Interestingly, some of the earliest printing in the Thai script took place in Singapore. The first Siamese type and printing press in Thailand were also acquired from Singapore. The oldest record of Thai printing in Singapore dates back to 1822 when Samuel Milton, an agent of the London Missionary Society stationed in Singapore, wrote to the London headquarters to inform them that three men were cutting Siamese type for the printing of a Christian tract. The following year, Milton reported that he had purchased a font of Siamese type from Calcutta and that a Siamese translation of the Book of Genesis – the first book in the Christian Bible – was already in the press.
In the early 19th century, the presses of the London Missionary Society and the American Board of Commissioners of Foreign Missions (ABCFM) based in Singapore were responsible for printing hundreds of Siamese tracts distributed in the kingdom. A rare example of one of these tracts survives in the collection of The British Library. The pamphlet carries an inscription that reads “Tract of Sermon on the Mount in Siamese by J.T. Jones. Printed at Singapore, 1835”. This is very likely the work of John Taylor Jones of the American Baptist Mission, one of the earliest Protestant missionaries to Thailand.
An undated portrait of the American missionary John Taylor Jones, one of the earliest Protestant missionaries to Thailand. Image reproduced from The Missionary Magazine, Vol. XXXIV, No. 1, January 1853. Retrieved from Wikimedia Commons
In 1835, Jones visited Singapore to publish his first translation of the Gospel of Matthew into the Thai language. The printing was completed using ABCFM’s font of Siamese metallic type that had been cast from the matrices made under the supervision of the Serampore Mission Press. This type and a wooden press were subsequently brought to Bangkok from Singapore by American missionary Dan Beach Bradley in 1835. Many regard this as Thailand’s first Siamese type and printing press. Bradley also later developed a Thai typeface that became widely used, and oversaw the production of many of Thailand’s early printed works.
The ABCFM and the American Baptist Mission were running presses in Thailand by 1836. One of the earliest surviving examples from this period is a Christian tract, Ruang Phrasasana, published in 1837. Besides Christian literature, the ABCFM press under the direction of Bradley also published secular works such as the first Thai newspaper, The Bangkok Recorder (1844–45), the Bangkok Calendar, and A Journal of the Tour of the Siamese Embassy to & from London in the Year of our Lord 1857 & 1858 (1861) by Mom Rajodai.
The front page of The Bangkok Recorder
(1 March 1865), the first Thai newspaper. It was published by American missionary Dan Beach Bradley. Retrieved from Wikimedia Commons
By the late 19th century, there were several commercial printing houses operating in Bangkok. In 1865, missionary Samuel Smith established Bang Kho Laem Publishing House, which initially produced Christian literature and Buddhist sermons but later became a profitable business in publishing classical Thai epic poems such as Khun Chang Khun Phaen and Phra Aphai Mani.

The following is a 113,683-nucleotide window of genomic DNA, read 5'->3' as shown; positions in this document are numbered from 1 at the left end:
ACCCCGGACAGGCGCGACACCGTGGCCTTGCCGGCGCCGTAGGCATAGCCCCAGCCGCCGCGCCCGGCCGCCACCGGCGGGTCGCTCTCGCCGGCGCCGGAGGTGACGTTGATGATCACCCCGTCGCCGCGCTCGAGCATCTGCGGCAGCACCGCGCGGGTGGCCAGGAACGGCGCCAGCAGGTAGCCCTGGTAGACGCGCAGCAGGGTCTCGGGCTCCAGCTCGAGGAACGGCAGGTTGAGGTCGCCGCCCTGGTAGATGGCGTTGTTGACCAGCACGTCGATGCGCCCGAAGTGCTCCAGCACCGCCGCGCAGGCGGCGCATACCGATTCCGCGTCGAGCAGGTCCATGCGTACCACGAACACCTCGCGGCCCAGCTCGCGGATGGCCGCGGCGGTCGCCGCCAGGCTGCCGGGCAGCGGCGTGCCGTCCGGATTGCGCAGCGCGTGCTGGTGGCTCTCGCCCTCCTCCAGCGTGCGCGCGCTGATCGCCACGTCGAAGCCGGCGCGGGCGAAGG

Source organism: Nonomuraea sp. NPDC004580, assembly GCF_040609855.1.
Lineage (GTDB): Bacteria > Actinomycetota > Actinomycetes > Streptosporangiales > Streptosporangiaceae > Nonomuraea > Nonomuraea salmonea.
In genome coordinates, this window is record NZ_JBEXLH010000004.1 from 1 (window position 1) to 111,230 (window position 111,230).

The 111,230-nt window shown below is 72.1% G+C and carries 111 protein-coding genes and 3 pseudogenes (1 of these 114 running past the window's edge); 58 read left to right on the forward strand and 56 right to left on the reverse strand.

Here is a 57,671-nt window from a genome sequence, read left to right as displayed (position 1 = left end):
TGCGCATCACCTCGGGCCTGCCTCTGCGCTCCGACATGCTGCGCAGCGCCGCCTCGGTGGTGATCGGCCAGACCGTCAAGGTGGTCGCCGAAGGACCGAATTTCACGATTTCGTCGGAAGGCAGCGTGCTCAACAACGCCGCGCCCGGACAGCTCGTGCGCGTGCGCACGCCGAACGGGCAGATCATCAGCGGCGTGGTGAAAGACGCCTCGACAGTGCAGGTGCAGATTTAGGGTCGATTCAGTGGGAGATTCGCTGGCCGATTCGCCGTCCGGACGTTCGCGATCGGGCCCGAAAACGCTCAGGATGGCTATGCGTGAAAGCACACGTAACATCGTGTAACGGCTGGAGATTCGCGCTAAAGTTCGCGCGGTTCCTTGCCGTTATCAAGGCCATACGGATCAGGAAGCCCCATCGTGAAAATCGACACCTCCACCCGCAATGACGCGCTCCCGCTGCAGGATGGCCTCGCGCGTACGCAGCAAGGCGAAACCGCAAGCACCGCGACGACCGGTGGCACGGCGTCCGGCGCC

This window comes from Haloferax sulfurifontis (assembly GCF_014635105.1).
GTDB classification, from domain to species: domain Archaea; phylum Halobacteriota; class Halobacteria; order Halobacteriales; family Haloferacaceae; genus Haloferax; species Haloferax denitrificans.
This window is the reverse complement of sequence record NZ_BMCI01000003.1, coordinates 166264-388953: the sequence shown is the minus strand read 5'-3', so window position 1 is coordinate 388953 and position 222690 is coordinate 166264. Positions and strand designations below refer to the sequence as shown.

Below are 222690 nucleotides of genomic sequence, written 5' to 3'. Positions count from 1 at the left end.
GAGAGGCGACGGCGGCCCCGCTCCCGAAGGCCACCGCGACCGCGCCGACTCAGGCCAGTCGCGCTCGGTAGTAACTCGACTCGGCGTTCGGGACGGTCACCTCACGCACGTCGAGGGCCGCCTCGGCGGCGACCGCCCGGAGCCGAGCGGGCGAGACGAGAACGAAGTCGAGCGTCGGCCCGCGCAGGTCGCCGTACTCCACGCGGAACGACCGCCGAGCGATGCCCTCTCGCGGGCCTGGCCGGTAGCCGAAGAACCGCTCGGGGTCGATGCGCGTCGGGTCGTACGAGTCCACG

In addition to missionary and commercial presses, the Thai monarchy and Buddhist temples were also involved in various forms of publishing. The first printed government document in Thailand, issued in 1839, was a royal proclamation on the ban of the opium trade. Prince Mongkut (later King Rama IV) became the first Thai to set up a press while he was an abbot at the Wat Pavaranivesa monastery. He formally established the official government press in 1858 when he became king.
The government press took charge of publishing the Ratchakitchanubeksa (Royal Gazette), administrative papers and records (chomaihet), handbooks, laws and speeches. Various members of the royal household continued to play active roles in publishing Thai literature right up to the early 20th century.
Mention should also be made of the important role that Buddhist monasteries performed in the publication of cremation volumes to honour those who had died. Distributed to guests during funerals, these books contain information and details on the lives of the deceased.
In examining how printing technology spread to mainland Southeast Asia, we can see the role of the colonial government (in French Indochina) and Christian missionaries (in Myanmar and Thailand) in bringing and applying the know-how to the region. However, it is equally clear that the local inhabitants of mainland Southeast Asia – whether they were kings, Buddhist clergy or the intelligentsia – saw the potential of the printing press to quickly disseminate information and ideas. Local presses were thus established to serve the people’s needs.
is a Senior Librarian with the National Library, Singapore. She works with the rare materials collections, and her research areas include Singapore’s publishing history and the Japanese Occupation.
*For the first essay titled Early Printing in Indochina, see:
Lee, G. (2020, Jan–Mar). Early printing in Indochina. BiblioAsia, 15 (4), 50–53.
For other related essays on printing, see:
Lee, M. (2020, Jan–Mar). From Lat Pau to Zaobao: A history of Chinese newspapers. BiblioAsia, 15 (4), 44–49.
Mazelan Anuar. (2017, Oct–Dec). Early Malay printing in Singapore. BiblioAsia, 13 (3). 40–43.
Tan, B. (2016, Jan–Mar). A magazine for the Straits Chinese. BiblioAsia, 11 (4), 80–81.
Tan, B. (2017, Jan–Mar). Claudius Henry Thomsen: A pioneer in Malay printing. BiblioAsia, 12 (4), 26–31.